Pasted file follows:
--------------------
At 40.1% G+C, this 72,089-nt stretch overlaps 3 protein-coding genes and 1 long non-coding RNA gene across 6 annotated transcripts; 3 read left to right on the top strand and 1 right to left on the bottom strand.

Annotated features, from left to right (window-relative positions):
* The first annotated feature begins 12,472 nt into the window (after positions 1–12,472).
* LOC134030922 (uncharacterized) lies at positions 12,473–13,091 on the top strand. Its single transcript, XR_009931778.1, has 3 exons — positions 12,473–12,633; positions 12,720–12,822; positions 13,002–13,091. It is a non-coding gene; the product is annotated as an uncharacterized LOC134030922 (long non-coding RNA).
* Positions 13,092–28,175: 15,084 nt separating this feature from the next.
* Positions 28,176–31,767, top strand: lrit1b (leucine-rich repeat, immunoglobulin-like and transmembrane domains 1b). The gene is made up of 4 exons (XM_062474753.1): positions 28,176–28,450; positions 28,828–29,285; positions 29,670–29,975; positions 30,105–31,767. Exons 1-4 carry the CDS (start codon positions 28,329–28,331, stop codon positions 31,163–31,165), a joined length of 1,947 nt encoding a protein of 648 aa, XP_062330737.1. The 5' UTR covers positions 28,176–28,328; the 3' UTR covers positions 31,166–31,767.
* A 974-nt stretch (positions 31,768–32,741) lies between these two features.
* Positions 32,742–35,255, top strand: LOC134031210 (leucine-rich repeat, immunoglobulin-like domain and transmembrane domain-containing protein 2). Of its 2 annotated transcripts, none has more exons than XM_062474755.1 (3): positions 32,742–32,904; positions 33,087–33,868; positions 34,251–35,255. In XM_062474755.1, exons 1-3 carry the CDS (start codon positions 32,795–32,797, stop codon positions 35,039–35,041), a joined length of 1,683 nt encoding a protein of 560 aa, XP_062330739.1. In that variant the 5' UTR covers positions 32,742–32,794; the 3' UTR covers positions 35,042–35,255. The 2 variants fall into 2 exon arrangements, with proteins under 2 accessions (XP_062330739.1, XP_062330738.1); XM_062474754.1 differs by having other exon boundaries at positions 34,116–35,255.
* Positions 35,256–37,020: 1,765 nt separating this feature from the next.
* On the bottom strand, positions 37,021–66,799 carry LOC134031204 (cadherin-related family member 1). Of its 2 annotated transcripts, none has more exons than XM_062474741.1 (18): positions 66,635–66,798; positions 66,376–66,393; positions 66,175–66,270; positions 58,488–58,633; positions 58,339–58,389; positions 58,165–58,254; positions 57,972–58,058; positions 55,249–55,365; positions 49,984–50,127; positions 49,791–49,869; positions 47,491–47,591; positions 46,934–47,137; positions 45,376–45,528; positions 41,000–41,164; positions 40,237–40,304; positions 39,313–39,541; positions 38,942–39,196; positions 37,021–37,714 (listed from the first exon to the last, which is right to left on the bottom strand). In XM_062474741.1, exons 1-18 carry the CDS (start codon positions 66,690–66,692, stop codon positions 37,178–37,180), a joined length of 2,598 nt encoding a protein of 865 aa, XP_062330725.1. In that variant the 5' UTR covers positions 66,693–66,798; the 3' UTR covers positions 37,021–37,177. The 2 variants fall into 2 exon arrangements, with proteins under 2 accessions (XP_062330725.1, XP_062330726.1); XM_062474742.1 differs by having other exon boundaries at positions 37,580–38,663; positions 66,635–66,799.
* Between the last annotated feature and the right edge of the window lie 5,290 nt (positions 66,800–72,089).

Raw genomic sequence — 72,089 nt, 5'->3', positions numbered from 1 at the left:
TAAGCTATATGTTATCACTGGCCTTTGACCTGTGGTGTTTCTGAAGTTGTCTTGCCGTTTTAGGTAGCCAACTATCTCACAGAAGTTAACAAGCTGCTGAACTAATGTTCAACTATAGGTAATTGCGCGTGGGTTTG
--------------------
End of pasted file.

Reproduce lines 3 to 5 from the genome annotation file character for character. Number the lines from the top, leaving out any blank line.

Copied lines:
* The first annotated feature begins 12,472 nt into the window (after positions 1–12,472).
* LOC134030922 (uncharacterized) lies at positions 12,473–13,091 on the top strand. Its single transcript, XR_009931778.1, has 3 exons — positions 12,473–12,633; positions 12,720–12,822; positions 13,002–13,091. It is a non-coding gene; the product is annotated as an uncharacterized LOC134030922 (long non-coding RNA).
* Positions 13,092–28,175: 15,084 nt separating this feature from the next.